Oh yes, of course!! I forgot that everyone should be able to know what is happening in every room of my house just to make sure I don't do anything that would offend anyone else at any given moment of my life. One of the consequences of a free society is that sometimes you will be offended. Period. If you don't like that idea, there is a plethora of communists and dictators that would absolutely LOVE to have you come live in their country. Then all of you can march along the same line and all hold the same opinion. I realize that this idea is attractive to some folks because it relieves them of alot of decision making and introspection. It is so much easier to just do what you are told.....

Re:Google (5, Interesting)

phantomfive (622387) | about a year ago | (#43441071)

"If you have something that you don't want anyone to know, maybe you shouldn't be doing it in the first place," Eric Schmidt (in a 2009 interview)

"In a world of asynchronous threats, it is too dangerous for there not to be some way to identify you," Schmidt said at the 2010 Techonomy conference, arguing that there were dangers to having complete anonymity online and that governments may eventually put an end to anonymity. "We need a [verified] name service for people," he said. "Governments will demand it."

This is the first time Schmidt has ever made an argument in favor of privacy (as far as I know).

Eric Schmidt is a jerk (2, Insightful)

ShanghaiBill (739463) | about a year ago | (#43440849)

From TFA:

How would you feel if your neighbor went over and bought a commercial observation drone that they can launch from their backyard. It just flies over your house all day. How would you feel about it?

While I might be creeped out by my neighbor's drone, I would be more creeped out by a government drone. Eric Schmidt is a reflex authoritrian. He has said about privacy rights: "If you have something that you don't want anyone to know, maybe you shouldn't be doing it in the first place." So it doesn't surprise me that he thinks governments should have a monopoly on spying.

I own a drone (an RC helicopter with wifi and a camera). Eric, you can take my drone when you peel the controller from my cold dead fingers.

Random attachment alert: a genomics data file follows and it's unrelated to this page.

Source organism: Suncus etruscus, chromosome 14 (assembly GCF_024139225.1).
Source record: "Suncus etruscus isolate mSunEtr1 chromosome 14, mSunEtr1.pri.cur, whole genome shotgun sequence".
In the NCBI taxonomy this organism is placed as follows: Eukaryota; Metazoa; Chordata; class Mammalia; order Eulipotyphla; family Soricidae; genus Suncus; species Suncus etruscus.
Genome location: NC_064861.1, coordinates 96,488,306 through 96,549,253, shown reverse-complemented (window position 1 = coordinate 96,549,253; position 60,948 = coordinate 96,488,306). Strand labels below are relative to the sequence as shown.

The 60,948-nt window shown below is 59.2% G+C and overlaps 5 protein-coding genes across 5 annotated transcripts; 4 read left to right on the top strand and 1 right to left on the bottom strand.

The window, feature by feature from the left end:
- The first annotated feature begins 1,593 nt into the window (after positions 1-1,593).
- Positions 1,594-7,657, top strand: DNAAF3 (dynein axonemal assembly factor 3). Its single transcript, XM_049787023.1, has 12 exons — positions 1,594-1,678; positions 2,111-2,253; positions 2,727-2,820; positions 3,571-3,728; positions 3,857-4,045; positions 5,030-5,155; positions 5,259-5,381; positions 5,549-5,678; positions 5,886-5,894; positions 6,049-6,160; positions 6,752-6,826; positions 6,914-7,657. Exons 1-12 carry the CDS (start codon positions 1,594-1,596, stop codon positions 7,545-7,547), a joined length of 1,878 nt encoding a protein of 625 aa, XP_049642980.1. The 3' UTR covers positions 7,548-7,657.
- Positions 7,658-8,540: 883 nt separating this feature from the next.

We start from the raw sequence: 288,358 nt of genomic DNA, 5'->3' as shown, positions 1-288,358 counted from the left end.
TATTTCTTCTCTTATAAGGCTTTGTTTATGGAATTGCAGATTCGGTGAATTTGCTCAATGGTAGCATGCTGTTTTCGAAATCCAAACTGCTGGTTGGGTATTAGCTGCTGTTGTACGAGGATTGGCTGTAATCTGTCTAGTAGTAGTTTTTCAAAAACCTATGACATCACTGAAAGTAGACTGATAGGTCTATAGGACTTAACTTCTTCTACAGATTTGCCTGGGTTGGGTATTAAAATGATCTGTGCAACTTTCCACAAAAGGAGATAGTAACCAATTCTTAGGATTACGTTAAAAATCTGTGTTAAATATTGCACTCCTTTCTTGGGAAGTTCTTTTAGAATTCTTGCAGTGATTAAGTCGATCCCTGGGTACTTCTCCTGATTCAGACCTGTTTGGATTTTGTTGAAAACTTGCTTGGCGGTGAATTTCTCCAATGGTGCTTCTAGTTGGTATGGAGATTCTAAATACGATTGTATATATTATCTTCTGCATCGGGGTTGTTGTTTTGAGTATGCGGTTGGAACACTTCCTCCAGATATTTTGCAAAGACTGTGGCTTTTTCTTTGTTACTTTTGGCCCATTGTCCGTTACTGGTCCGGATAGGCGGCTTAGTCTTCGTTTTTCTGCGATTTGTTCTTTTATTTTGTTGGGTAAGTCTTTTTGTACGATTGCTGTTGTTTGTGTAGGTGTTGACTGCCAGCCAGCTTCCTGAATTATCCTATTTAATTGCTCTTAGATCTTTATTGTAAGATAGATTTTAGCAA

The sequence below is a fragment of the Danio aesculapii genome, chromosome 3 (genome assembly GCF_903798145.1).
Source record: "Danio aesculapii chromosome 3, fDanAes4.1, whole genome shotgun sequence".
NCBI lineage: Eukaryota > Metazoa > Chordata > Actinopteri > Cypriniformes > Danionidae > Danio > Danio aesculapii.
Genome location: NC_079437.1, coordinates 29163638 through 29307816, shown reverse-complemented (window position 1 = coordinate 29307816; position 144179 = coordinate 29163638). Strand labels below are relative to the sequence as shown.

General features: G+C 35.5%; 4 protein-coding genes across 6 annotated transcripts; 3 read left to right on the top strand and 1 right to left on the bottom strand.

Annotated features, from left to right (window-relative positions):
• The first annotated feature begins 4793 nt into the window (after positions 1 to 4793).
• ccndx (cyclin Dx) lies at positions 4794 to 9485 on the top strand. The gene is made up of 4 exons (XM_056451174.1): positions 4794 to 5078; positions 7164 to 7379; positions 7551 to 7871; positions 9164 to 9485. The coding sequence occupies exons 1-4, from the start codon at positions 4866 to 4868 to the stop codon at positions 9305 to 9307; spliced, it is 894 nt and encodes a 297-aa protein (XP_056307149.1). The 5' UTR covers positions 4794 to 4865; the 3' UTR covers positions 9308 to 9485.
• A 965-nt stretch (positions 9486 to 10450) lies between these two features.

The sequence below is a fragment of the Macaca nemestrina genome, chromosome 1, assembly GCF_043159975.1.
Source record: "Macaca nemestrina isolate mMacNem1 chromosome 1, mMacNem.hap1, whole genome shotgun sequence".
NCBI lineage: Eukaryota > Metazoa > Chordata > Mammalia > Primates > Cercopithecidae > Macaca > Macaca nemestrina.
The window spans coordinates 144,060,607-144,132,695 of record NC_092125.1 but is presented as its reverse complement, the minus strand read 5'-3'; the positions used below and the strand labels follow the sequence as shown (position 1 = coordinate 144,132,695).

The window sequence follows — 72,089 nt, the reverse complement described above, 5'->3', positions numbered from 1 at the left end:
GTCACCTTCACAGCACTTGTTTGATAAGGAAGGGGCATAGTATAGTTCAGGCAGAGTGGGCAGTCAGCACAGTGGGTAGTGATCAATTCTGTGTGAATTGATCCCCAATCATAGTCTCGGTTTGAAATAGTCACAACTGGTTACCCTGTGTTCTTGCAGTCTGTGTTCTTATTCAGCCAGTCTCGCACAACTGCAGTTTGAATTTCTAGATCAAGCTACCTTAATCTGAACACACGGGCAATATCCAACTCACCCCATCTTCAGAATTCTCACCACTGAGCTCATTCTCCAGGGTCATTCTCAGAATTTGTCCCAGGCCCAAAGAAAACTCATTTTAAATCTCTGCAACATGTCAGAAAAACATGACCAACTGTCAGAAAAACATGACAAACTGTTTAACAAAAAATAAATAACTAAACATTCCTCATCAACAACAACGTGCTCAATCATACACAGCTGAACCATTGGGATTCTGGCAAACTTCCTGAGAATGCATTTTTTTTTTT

@ShanghaBill - Re:Eric Schmidt is a jerk (1)

nukenerd (172703) | about a year ago | (#43440951)

While I might be creeped out by my neighbor's drone, I would be more creeped out by a government drone.

I wouldn't. There is nothing nastier than disputes between neighbours can become.

Re:@ShanghaBill - Re:Eric Schmidt is a jerk (0)

Anonymous Coward | about a year ago | (#43441049)

A whole lotta dead Jews would beg to differ.

Huh? (1)

Anonymous Coward | about a year ago | (#43440855)

Civilians? We need to regulate the government's use of drones so they don't become another tool in the government's mass surveillance toolkit. Civilians are the least of my concerns.

Only the rich (4, Interesting)

PlusFiveTroll (754249) | about a year ago | (#43440863)

Only the rich should be allowed this technology. We cannot have the plebs uncovering crime, uncovering environmental disasters, showing the world how it truly is. Only large corporations and police, who are unduly influenced by large corporations should have this kind of power. Allowing this technology may result in the upset of current power structures.

--Schmidt

Re:Only the rich (4, Interesting)

tapspace (2368622) | about a year ago | (#43441079)

That's pretty much how I read it. Eric Schmidt is already the worst person in tech. He is one of the greatest threats to the American way of life, traditionally rooted in the idea that humans have many natural rights, not the least of which is privacy. He also seems to be a very real threat to the already well eroded foundation that government power is granted only by the people. I seriously hope he chokes to death, and I mean that.

Why Just Unmanned? (0)

Anonymous Coward | about a year ago | (#43440869)

Of course, it's perfectly acceptable to fly a jet engine over people's heads at any hour of the day, because the fliers have important places to go and things to do. And noisy helicopters, as long as there is a pilot. And Google is perfectly within its rights to photograph people in the streets, because they're in public.

More drones are the answers (0)

Anonymous Coward | about a year ago | (#43440875)

The only way to stop a bad guy with a drone is a good guy with two drones.

Re:More drones are the answers (2)

eksith (2776419) | about a year ago | (#43440899)

That would be a potential disaster with multiple collisions, radio jamming/frequency conflicts and stuff. These things aren't held up by magic after all.

Healthy serving of FUD? (0)